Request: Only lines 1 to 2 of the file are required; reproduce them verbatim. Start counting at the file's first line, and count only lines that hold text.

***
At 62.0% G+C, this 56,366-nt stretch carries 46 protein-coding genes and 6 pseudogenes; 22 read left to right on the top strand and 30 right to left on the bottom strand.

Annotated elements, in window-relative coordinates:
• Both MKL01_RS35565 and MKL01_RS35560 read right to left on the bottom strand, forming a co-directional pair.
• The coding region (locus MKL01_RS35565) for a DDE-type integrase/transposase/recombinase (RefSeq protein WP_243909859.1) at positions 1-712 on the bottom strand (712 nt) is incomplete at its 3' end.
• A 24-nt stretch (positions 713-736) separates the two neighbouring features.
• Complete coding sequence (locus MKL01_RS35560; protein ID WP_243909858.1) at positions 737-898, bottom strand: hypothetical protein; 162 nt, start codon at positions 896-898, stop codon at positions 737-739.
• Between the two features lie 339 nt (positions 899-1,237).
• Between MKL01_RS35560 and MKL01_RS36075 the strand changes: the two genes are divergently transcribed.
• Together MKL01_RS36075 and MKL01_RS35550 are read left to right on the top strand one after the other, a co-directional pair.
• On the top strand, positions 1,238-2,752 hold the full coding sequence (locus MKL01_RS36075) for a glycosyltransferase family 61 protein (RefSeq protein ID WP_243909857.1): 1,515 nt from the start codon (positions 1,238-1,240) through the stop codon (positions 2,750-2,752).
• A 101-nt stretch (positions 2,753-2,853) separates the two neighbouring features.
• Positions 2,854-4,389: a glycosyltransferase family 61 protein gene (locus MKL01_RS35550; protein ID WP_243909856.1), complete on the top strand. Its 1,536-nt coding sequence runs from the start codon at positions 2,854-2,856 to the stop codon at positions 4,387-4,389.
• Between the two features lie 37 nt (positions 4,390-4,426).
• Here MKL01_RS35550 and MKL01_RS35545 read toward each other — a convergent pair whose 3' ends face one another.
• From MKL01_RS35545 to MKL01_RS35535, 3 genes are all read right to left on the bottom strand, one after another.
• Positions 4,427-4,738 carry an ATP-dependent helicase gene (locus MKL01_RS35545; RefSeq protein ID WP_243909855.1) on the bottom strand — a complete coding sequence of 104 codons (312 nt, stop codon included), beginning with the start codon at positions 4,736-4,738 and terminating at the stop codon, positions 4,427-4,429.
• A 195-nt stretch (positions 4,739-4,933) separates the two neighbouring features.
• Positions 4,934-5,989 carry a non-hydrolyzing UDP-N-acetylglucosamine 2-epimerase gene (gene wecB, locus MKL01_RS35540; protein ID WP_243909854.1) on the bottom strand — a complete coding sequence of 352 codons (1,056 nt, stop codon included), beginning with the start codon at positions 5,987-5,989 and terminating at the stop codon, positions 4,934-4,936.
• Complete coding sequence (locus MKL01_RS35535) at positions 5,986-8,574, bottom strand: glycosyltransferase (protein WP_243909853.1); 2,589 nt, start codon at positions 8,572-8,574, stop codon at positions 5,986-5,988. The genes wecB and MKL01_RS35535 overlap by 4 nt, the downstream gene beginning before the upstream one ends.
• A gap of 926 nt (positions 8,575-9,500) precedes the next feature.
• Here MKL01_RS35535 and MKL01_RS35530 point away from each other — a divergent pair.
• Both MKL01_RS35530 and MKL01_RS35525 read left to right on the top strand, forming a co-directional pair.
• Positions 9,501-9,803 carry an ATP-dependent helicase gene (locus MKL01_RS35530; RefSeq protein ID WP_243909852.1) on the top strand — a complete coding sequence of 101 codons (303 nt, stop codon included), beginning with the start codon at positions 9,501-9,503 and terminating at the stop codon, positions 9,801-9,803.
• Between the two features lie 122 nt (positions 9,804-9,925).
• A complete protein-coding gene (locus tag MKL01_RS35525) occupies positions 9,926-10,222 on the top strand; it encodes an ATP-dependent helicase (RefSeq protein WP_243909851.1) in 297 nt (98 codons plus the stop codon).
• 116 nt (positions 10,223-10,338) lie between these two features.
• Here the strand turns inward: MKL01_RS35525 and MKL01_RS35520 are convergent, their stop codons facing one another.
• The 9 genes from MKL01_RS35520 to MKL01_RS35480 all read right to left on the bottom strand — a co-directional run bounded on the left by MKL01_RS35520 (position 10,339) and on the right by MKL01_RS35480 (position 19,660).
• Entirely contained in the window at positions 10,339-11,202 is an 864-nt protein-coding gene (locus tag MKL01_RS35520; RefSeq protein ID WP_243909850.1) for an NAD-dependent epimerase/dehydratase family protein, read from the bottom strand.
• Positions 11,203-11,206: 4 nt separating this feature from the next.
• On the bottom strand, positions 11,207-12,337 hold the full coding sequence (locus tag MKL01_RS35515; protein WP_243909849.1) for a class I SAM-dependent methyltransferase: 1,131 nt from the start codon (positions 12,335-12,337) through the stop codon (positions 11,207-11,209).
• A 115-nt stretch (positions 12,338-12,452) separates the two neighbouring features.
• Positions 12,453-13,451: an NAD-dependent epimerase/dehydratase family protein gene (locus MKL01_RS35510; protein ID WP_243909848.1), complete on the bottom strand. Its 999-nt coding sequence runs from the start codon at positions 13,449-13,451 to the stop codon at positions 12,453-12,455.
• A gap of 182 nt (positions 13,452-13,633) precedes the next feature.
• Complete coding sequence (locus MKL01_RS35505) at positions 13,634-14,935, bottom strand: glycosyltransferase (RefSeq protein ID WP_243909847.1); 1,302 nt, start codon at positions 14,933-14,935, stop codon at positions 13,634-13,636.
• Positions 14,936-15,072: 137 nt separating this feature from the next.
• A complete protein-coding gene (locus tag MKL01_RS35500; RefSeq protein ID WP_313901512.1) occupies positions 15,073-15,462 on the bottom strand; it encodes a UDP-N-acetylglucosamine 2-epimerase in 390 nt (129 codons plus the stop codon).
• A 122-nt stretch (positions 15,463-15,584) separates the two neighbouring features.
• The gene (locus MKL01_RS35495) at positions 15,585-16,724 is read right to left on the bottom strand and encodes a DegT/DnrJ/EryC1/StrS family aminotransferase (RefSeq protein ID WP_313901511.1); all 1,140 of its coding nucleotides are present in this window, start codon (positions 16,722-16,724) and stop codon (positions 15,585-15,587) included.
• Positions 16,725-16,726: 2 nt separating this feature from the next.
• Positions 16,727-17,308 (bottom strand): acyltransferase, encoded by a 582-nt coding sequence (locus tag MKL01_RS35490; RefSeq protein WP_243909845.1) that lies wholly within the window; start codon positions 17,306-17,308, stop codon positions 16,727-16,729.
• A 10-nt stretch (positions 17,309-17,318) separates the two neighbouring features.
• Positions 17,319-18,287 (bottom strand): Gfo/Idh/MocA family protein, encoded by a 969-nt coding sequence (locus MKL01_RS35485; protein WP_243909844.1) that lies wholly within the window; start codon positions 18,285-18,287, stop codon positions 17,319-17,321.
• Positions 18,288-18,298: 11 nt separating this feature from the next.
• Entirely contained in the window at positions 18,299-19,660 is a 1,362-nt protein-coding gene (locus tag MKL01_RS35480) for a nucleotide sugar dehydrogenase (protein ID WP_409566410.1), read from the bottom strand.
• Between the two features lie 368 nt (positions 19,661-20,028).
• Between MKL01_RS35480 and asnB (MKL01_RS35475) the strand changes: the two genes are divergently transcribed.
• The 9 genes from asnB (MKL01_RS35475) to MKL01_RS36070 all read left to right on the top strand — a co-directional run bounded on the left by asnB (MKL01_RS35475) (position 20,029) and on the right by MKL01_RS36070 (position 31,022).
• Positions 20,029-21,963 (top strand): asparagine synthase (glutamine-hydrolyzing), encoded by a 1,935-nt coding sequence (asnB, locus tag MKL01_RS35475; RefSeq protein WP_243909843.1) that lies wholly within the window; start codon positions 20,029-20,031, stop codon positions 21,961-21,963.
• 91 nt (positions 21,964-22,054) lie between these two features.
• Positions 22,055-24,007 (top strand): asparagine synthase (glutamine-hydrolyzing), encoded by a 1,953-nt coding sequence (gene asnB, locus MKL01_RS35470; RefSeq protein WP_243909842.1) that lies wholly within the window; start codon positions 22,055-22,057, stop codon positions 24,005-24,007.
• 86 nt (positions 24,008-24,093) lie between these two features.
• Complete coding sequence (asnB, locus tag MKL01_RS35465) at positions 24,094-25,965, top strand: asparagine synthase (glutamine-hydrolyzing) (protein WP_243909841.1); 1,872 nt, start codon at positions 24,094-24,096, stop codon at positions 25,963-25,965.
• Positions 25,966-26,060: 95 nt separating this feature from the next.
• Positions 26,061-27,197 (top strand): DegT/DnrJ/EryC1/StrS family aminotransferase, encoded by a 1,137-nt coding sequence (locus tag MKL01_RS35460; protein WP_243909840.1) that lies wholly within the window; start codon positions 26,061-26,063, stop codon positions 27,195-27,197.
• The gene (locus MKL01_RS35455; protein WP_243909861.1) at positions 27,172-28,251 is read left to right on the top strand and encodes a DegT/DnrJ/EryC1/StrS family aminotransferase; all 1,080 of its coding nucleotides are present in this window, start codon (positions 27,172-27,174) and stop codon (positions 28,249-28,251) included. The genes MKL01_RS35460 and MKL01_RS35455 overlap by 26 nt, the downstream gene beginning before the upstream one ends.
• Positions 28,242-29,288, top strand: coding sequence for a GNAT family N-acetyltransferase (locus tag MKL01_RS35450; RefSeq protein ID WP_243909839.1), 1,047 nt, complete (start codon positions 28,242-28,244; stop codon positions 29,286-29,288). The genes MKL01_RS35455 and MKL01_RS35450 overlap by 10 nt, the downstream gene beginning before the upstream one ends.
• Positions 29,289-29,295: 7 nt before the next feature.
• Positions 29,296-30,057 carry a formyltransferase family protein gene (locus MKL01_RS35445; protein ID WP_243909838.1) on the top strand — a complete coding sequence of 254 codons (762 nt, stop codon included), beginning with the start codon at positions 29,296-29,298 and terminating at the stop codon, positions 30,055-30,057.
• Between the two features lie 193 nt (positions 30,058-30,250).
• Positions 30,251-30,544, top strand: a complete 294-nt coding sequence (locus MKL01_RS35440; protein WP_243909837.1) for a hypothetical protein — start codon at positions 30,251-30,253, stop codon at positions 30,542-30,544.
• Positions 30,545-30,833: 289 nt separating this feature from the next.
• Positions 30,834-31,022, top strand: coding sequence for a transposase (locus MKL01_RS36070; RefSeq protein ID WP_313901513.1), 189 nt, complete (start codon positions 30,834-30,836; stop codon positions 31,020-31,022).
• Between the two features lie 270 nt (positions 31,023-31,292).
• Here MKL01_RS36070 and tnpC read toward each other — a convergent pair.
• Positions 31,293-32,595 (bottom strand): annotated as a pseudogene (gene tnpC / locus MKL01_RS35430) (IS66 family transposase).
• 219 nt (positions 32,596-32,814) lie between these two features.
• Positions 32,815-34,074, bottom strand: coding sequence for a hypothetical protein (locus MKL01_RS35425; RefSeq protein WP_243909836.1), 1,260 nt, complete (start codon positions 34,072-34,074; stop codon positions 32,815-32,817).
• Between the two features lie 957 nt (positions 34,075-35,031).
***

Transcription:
At 62.0% G+C, this 56,366-nt stretch carries 46 protein-coding genes and 6 pseudogenes; 22 read left to right on the top strand and 30 right to left on the bottom strand.

Annotated elements, in window-relative coordinates: